1. RaaS demonstrates hacker sophistication.
Hackers are dangerous enough when you’re talking about one savvy coder with the skills to infiltrate a system. But when that person becomes part of a larger community that includes its own businesses, infrastructure, and fellow hackers that each brings a mix of skills to the table, their power is compounded.
2. It makes ransomware attacks easier on hackers.
Making matters worse, the availability of RaaS means hackers don’t even have to be skilled. Now that they can purchase a pre-made code created by someone with more skill than them, they don’t have to be exceptionally talented to do damage. They just need the will to commit ransomware attacks, and access to the dark web.
3. RaaS is harder to track.
With RaaS, the same (or a similar) code can be reused in different attacks coming from different perpetrators. And often multiple people are involved in each attack. That makes it harder to identify who’s responsible. Add to that how the rise of cryptocurrencies makes tracking payments more difficult, and finding someone to hold accountable for an RaaS attack is an uphill battle.
4. RaaS is often successful—and every success makes hackers bolder.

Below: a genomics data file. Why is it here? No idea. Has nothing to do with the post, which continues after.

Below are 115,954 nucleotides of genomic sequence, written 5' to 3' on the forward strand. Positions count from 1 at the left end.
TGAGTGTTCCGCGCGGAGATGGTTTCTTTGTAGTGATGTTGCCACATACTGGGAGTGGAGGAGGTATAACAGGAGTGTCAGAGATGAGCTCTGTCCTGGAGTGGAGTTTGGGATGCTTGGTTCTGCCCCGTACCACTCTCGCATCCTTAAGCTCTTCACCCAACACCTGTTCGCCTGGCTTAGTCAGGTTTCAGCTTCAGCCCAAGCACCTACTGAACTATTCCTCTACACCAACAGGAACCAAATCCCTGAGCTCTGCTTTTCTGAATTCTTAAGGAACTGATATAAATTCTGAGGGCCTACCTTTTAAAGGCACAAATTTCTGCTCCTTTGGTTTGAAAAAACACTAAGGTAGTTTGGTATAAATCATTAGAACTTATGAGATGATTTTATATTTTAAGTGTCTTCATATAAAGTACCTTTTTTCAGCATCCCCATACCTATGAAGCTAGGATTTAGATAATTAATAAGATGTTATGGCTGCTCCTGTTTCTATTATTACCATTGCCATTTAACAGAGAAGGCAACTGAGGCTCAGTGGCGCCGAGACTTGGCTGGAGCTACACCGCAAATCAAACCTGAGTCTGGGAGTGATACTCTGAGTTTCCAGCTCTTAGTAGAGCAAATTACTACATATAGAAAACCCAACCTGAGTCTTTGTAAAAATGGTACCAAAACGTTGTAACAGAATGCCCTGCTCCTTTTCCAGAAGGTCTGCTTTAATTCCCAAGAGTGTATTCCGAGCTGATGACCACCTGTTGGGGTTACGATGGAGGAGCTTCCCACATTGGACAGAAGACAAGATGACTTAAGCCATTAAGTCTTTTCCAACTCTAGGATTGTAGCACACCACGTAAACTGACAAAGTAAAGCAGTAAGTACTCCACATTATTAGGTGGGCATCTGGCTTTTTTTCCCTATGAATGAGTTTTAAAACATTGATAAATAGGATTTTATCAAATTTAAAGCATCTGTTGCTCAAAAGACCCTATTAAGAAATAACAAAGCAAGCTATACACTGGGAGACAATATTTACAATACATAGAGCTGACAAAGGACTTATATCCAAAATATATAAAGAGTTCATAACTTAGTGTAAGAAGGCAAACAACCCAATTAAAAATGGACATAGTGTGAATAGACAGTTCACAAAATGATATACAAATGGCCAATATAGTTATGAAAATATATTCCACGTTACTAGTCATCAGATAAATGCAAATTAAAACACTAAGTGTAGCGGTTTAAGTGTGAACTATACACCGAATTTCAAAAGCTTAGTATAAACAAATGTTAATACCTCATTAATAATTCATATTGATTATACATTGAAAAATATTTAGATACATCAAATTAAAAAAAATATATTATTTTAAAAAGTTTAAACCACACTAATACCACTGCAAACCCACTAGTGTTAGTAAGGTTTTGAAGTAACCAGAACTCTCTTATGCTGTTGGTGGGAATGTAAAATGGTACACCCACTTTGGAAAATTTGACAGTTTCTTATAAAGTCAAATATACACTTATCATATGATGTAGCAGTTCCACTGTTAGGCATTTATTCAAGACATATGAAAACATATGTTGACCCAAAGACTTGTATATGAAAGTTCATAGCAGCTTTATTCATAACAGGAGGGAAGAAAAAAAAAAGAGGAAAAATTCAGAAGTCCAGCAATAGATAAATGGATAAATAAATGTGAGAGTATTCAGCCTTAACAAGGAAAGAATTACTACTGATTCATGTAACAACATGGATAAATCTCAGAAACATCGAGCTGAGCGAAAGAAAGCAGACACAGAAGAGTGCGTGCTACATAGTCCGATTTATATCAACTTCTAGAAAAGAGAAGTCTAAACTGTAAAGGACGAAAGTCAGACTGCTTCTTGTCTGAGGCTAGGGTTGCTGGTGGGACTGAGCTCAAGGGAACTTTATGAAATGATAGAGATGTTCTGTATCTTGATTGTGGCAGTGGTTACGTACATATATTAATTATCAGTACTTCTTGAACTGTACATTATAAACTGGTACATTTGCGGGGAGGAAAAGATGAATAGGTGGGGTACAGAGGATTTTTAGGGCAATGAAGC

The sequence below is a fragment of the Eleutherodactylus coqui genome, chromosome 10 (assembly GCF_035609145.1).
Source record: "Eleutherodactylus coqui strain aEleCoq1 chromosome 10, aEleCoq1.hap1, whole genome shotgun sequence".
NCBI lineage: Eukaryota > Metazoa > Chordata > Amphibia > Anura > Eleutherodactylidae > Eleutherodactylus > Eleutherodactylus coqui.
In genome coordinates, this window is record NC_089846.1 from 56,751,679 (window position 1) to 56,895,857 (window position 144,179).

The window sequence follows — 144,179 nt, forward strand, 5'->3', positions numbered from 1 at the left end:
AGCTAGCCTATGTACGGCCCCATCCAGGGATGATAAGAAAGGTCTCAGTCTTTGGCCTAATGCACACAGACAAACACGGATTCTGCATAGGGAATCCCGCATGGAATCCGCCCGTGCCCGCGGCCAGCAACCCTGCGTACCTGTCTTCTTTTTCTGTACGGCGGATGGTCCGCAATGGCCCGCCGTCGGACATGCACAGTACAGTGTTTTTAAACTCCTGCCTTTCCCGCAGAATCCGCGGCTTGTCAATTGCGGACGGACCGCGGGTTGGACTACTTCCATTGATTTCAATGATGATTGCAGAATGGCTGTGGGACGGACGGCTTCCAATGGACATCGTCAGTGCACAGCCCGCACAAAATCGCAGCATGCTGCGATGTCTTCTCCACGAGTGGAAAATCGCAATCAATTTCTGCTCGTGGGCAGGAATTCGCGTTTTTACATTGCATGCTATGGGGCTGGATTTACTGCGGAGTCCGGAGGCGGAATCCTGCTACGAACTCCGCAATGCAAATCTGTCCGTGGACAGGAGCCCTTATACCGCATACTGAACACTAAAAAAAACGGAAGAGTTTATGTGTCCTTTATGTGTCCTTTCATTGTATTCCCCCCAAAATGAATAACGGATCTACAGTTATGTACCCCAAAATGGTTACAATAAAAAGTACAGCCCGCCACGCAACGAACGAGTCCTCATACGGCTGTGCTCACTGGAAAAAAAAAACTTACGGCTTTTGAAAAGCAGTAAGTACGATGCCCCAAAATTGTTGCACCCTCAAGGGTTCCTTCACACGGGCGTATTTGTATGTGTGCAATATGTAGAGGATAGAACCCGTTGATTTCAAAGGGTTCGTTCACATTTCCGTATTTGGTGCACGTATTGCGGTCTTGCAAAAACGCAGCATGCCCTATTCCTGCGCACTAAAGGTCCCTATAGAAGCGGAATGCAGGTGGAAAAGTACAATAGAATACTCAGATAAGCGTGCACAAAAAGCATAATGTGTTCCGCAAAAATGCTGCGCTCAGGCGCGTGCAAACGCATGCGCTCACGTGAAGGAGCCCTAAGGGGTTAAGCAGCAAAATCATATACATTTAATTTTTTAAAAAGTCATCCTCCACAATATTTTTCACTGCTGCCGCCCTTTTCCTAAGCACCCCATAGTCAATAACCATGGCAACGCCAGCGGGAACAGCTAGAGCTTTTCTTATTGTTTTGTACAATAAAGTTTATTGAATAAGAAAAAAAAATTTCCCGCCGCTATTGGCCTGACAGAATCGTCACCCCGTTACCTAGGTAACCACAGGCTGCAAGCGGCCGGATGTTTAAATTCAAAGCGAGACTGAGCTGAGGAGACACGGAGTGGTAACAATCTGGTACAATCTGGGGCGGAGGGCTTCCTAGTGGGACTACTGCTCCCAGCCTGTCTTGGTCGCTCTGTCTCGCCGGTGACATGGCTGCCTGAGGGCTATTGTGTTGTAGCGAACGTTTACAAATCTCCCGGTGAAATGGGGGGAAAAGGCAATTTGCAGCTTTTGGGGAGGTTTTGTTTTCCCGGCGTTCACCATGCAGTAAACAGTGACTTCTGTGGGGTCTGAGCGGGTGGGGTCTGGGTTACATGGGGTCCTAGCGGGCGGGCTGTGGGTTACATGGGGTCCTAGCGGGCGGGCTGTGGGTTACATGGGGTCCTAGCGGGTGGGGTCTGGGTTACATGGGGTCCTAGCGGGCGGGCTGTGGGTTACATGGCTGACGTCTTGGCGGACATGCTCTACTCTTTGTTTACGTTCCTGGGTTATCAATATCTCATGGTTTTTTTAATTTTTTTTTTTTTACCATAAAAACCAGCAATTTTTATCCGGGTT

Many businesses can’t afford to stay offline for any length of time. And many don’t want to face the potential embarrassment of a data leak. That means, a lot of the time, they give in and pay the ransom. Research from Sophos found that in 2021, the average ransom paid was $170,404, but the highest amount paid by those surveyed was $3.2 million.
Every time a group of hackers makes a big payday, it serves as inspiration for others, creating a costly cycle.
Stay on Guard Against RaaS
The rise of RaaS is scary, but you’re not powerless against it. There are steps TPRM professionals can take to reduce ransomware risks. Keeping all your systems up to date, creating multiple backups of your data, and training your employees in cybersecurity best practices can all make your organization a more difficult target. That could save you from a costly, damaging attack.